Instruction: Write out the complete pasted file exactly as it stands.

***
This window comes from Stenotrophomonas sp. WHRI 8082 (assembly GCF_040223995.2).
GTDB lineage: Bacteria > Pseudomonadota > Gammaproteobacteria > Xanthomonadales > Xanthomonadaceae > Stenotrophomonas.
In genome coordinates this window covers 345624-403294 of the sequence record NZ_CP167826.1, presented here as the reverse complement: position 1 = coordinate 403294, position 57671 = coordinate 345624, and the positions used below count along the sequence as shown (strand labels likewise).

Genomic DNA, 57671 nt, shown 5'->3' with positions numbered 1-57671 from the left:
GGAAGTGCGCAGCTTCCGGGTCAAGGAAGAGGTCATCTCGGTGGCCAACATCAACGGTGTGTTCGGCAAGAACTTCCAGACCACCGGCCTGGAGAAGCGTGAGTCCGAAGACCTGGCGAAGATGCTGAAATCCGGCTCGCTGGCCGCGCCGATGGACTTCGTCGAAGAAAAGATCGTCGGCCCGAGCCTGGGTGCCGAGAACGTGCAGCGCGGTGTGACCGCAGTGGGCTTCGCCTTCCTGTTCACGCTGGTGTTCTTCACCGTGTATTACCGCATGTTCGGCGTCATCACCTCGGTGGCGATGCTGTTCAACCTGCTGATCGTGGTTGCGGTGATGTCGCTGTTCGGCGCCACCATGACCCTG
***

This window comes from Stenotrophomonas sp. WHRI 8082 (assembly GCF_040223995.2).
GTDB lineage: Bacteria > Pseudomonadota > Gammaproteobacteria > Xanthomonadales > Xanthomonadaceae > Stenotrophomonas.
In genome coordinates this window covers 345624-403294 of the sequence record NZ_CP167826.1, presented here as the reverse complement: position 1 = coordinate 403294, position 57671 = coordinate 345624, and the positions used below count along the sequence as shown (strand labels likewise).

Genomic DNA, 57671 nt, shown 5'->3' with positions numbered 1-57671 from the left:
GGAAGTGCGCAGCTTCCGGGTCAAGGAAGAGGTCATCTCGGTGGCCAACATCAACGGTGTGTTCGGCAAGAACTTCCAGACCACCGGCCTGGAGAAGCGTGAGTCCGAAGACCTGGCGAAGATGCTGAAATCCGGCTCGCTGGCCGCGCCGATGGACTTCGTCGAAGAAAAGATCGTCGGCCCGAGCCTGGGTGCCGAGAACGTGCAGCGCGGTGTGACCGCAGTGGGCTTCGCCTTCCTGTTCACGCTGGTGTTCTTCACCGTGTATTACCGCATGTTCGGCGTCATCACCTCGGTGGCGATGCTGTTCAACCTGCTGATCGTGGTTGCGGTGATGTCGCTGTTCGGCGCCACCATGACCCTG